"The Hapa Haole Journal"
Thursday, January 25, 2007 1:25 AM
The HHJ: Running with the Big Dogs - Part 2
"Come, they told me.
A newborn King to see. Pah-rum-pum-pum-pum..."
It was beautiful. Rock or not, Bernard can sing.
After the set was over, the musicians got ready to leave and Robi pulled
me over to Bernard. "Bernard, you gotta hear this! She said the
energy level went up as soon as you stepped on the stage. You hadn't
even started singing yet!"
What I wanted to know was from where did that come? What was it? Was it
Bernard smiled and shook his head, "I don't want to know." His
gentle reply told me that he knew it was special and if he knew, the
knowledge might cause pride to rise up and overwhelm the gift.
I nodded. "Well, thank you anyway. I loved what you did with 'The
Little Drummer Boy.'"
He was so pleased, he beamed and pulled me in close for a hug, pressing
his cheek against mine.
I still wonder about it. It might be in him, or from him joining the
band, a synergy of the whole being more than the sum of the parts since
several of them are used to working together. Whatever it is, it's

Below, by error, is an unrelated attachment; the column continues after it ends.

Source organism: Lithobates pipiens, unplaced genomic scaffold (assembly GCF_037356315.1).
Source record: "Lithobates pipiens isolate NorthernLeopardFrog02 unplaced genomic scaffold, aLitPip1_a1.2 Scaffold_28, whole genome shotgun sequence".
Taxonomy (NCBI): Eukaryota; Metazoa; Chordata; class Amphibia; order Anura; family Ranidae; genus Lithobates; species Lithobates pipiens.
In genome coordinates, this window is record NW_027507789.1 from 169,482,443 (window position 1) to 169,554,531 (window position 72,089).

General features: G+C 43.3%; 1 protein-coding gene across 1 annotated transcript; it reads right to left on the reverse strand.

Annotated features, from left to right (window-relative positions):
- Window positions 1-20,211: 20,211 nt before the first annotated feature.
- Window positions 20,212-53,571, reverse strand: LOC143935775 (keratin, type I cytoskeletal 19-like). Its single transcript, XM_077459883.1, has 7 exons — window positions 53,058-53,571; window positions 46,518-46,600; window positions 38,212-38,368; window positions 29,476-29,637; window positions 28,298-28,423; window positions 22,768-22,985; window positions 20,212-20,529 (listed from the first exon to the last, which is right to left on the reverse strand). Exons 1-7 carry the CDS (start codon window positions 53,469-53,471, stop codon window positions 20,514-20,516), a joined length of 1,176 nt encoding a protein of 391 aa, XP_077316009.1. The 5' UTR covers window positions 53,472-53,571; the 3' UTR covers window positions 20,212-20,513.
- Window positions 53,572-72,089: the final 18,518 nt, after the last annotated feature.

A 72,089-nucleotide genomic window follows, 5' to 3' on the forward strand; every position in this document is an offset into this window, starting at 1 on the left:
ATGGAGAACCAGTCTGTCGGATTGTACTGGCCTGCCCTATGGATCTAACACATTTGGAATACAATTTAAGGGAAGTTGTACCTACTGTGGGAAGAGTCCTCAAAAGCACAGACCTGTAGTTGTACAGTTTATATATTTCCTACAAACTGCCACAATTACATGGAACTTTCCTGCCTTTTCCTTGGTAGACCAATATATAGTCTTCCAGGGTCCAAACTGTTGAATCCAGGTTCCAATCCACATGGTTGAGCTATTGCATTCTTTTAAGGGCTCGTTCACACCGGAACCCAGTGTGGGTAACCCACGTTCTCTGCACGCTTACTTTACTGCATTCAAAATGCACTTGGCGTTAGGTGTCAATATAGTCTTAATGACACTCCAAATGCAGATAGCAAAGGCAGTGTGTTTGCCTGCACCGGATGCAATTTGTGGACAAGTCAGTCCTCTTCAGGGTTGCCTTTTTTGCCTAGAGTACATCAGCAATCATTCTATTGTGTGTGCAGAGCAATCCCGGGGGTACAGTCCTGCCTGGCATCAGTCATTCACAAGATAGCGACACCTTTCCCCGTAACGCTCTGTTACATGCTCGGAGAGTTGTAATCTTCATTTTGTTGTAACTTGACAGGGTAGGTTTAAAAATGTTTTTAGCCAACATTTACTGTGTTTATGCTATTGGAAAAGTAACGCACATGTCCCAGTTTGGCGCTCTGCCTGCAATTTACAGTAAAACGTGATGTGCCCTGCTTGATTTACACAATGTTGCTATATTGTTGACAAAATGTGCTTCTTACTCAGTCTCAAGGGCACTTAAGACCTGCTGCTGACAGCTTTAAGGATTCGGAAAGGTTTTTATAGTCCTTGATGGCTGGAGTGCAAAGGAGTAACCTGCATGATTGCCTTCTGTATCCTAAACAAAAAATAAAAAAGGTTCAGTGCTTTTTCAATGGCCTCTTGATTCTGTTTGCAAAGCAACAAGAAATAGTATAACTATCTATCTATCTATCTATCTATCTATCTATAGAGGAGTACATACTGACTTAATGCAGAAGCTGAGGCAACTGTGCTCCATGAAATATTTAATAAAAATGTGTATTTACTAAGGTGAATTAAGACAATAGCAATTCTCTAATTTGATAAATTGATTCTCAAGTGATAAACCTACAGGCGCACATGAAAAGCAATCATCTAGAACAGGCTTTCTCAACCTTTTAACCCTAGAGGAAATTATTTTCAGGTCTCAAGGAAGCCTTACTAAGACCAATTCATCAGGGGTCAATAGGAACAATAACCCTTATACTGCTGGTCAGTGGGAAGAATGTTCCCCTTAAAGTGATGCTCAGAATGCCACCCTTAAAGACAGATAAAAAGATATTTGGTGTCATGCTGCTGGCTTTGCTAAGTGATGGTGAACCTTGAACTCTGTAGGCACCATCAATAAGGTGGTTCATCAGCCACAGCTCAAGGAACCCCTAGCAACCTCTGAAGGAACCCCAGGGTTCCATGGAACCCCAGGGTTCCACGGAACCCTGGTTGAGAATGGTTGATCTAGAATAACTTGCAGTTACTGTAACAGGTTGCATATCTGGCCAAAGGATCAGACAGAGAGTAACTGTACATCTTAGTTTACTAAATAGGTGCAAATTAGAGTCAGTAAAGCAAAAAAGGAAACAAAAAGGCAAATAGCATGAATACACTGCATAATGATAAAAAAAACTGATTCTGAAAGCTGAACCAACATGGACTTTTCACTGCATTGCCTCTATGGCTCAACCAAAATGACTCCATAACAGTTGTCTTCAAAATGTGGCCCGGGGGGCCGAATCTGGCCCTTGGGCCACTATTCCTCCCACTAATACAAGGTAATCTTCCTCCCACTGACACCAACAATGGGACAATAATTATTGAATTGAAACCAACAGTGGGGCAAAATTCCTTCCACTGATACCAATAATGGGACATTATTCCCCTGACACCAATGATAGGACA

At some point after the show, I got to talk with John Philbrick to
verify that Waddy had been passing him his guitars to be tuned and
exchanged for a different one after every song.
"Yes," John said. "I was tuning them, not really playing
even though it
looked like it." He identified the meter saying that not many used
Wow, tuning that often. It was easy to see that Waddy's particular and
exacting. From what I read online, he could be
demanding. Uncomfortable for others, of course, but band leaders and others at a high level of expertise don't get
there by slacking off or accepting less than the best from themselves or
others. I remember hearing something similar about Barbra Streisand and
Martha Stewart, that they're picky.
The question I have is: is it possible to demand the best without
hurting people's feelings? Of the people with whom I've worked, with
some people, yes, of course. Others, however, only get up to snuff when
yelled at. It's as though they don't take their jobs seriously until
they're yelled at or derided and they have to be reminded
The real problem is when the yeller gets
used to yelling at people and yells out of habit whether someone needs
it or not. Of course, there's also the type of personality who yells
because s/he's always yelled and derided people. That's plain